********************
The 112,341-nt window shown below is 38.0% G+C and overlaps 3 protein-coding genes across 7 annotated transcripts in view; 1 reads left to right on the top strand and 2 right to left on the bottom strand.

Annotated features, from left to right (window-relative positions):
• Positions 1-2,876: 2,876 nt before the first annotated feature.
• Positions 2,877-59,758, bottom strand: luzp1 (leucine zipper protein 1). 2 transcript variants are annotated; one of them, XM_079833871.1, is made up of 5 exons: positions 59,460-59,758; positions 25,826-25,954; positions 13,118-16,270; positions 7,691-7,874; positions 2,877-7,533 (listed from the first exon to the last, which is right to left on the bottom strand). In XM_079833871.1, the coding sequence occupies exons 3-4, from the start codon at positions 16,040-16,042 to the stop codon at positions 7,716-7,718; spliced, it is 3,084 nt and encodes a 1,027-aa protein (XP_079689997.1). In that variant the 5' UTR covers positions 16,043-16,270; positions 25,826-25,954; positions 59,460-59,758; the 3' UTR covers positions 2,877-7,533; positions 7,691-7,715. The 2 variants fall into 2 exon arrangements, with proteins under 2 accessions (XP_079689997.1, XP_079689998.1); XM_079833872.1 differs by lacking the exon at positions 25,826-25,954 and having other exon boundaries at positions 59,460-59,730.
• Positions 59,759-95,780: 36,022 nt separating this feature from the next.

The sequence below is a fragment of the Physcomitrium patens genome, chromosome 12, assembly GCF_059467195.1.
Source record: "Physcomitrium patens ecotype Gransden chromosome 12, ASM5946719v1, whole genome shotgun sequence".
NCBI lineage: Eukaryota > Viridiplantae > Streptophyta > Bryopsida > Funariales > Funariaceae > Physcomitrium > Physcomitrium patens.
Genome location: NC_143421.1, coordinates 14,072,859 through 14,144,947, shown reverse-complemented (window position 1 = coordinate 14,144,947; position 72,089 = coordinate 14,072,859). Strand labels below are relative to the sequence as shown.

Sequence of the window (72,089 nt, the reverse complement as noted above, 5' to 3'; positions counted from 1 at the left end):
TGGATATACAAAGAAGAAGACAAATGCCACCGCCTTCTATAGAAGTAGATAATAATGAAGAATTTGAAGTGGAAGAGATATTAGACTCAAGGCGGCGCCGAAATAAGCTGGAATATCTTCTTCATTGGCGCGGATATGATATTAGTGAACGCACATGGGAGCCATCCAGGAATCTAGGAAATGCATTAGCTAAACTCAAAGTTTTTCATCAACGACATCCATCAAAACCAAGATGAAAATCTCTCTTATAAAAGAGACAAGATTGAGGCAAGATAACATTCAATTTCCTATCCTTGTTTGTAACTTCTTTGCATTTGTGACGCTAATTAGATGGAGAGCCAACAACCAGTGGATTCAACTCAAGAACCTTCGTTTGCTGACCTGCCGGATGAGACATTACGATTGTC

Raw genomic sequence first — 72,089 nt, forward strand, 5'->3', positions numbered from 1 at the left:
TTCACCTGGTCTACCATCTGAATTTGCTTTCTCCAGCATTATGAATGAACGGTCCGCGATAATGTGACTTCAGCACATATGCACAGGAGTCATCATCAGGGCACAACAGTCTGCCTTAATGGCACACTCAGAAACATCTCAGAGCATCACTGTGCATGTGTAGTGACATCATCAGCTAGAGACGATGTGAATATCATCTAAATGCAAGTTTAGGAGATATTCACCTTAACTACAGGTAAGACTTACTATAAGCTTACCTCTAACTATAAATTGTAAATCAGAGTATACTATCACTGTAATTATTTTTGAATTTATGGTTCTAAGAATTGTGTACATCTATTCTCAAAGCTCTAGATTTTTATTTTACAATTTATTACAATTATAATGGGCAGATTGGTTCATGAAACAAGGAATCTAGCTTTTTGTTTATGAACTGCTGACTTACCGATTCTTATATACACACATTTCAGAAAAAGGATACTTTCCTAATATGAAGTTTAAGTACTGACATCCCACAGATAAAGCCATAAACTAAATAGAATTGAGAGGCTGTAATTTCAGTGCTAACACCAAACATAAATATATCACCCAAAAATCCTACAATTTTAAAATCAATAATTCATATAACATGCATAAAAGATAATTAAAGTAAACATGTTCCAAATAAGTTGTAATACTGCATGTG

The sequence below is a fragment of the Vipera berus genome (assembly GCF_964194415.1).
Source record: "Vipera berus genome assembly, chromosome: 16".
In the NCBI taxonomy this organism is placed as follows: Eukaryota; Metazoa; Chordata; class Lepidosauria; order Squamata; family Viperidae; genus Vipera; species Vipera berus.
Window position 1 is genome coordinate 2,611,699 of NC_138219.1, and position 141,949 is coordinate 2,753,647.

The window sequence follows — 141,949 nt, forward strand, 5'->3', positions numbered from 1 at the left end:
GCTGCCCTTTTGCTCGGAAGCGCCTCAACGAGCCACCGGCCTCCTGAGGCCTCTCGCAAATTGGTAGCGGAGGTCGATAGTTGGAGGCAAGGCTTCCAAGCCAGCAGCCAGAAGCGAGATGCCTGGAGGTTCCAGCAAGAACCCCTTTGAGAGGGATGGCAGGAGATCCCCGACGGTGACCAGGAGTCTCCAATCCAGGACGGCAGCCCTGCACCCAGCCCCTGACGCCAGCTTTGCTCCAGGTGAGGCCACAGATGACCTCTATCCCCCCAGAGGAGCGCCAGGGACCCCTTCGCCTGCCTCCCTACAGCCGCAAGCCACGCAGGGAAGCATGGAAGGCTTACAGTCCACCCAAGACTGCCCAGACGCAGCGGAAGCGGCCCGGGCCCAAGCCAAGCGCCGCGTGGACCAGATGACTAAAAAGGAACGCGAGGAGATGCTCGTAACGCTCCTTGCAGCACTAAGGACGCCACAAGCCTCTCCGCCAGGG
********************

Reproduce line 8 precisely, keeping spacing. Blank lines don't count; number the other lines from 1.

NCBI lineage: Eukaryota > Viridiplantae > Streptophyta > Bryopsida > Funariales > Funariaceae > Physcomitrium > Physcomitrium patens.